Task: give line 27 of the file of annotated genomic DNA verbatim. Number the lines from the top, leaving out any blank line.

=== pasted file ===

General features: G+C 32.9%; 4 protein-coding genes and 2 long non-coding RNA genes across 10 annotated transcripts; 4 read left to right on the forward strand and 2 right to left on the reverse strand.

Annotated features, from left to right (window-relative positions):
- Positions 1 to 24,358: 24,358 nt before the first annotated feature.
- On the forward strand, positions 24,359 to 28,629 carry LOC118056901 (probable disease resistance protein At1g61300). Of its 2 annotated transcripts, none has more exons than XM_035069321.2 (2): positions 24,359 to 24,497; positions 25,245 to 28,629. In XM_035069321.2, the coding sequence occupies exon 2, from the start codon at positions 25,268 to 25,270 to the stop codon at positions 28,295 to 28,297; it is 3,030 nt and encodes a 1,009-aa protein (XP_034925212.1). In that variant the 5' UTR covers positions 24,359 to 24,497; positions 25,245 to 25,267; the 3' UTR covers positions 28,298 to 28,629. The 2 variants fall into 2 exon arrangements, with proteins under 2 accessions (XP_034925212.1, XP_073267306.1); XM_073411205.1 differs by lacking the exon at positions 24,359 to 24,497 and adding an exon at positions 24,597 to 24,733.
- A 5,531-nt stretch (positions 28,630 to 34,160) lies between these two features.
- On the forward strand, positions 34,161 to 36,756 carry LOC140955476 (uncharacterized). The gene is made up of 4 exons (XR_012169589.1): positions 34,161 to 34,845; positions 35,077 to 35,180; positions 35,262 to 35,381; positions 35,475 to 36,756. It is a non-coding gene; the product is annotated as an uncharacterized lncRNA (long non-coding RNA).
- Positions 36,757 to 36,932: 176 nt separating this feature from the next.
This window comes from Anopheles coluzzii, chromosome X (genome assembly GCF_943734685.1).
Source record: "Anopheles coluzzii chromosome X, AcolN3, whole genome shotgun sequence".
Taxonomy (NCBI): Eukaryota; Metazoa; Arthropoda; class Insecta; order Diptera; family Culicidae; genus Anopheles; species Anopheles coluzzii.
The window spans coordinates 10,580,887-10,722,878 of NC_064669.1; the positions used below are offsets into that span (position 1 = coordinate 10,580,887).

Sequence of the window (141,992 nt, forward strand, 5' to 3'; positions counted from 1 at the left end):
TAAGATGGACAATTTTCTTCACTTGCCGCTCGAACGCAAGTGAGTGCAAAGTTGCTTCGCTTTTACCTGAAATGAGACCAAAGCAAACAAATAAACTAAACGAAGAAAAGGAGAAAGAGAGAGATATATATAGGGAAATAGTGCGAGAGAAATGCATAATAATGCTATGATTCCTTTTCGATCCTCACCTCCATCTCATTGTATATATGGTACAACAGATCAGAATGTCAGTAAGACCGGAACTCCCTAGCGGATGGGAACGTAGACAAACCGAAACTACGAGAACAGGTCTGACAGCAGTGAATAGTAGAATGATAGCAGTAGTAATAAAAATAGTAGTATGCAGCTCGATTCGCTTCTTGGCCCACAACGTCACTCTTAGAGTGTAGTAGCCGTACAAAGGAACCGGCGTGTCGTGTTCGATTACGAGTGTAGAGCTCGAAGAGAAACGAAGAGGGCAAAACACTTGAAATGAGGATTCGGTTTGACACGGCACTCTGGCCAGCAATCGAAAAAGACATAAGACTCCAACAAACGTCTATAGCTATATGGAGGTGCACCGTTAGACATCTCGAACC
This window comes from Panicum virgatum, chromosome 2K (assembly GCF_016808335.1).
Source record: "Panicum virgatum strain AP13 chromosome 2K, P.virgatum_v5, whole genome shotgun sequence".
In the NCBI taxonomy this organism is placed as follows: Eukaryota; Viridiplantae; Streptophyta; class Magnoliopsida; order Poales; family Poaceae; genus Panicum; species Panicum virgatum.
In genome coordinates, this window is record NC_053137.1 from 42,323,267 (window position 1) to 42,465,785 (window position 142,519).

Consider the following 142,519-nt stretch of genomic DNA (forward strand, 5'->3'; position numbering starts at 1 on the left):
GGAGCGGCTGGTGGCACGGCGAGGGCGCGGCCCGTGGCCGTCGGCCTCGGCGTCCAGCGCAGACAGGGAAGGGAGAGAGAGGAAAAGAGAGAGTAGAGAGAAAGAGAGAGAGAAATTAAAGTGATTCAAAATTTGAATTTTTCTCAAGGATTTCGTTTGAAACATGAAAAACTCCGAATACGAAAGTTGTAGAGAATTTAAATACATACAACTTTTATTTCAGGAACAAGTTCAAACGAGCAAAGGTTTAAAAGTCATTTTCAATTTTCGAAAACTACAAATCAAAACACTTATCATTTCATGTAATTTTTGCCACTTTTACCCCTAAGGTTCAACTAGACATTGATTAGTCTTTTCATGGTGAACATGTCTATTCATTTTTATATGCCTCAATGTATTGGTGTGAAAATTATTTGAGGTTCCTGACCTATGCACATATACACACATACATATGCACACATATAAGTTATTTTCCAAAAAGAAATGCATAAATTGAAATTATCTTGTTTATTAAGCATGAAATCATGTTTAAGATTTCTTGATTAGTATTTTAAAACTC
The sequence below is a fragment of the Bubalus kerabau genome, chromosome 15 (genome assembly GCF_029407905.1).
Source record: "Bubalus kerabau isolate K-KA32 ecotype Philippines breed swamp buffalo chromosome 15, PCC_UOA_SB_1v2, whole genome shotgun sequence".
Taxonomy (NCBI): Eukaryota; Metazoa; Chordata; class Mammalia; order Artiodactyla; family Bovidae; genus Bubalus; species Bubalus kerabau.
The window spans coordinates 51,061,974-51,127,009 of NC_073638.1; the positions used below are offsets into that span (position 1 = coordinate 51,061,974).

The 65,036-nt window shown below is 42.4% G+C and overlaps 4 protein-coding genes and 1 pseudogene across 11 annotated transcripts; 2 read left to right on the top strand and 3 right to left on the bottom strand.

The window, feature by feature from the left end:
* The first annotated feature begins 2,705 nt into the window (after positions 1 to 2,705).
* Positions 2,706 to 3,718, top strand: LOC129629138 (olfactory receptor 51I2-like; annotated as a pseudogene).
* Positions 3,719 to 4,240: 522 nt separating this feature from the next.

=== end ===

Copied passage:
* Positions 2,706 to 3,718, top strand: LOC129629138 (olfactory receptor 51I2-like; annotated as a pseudogene).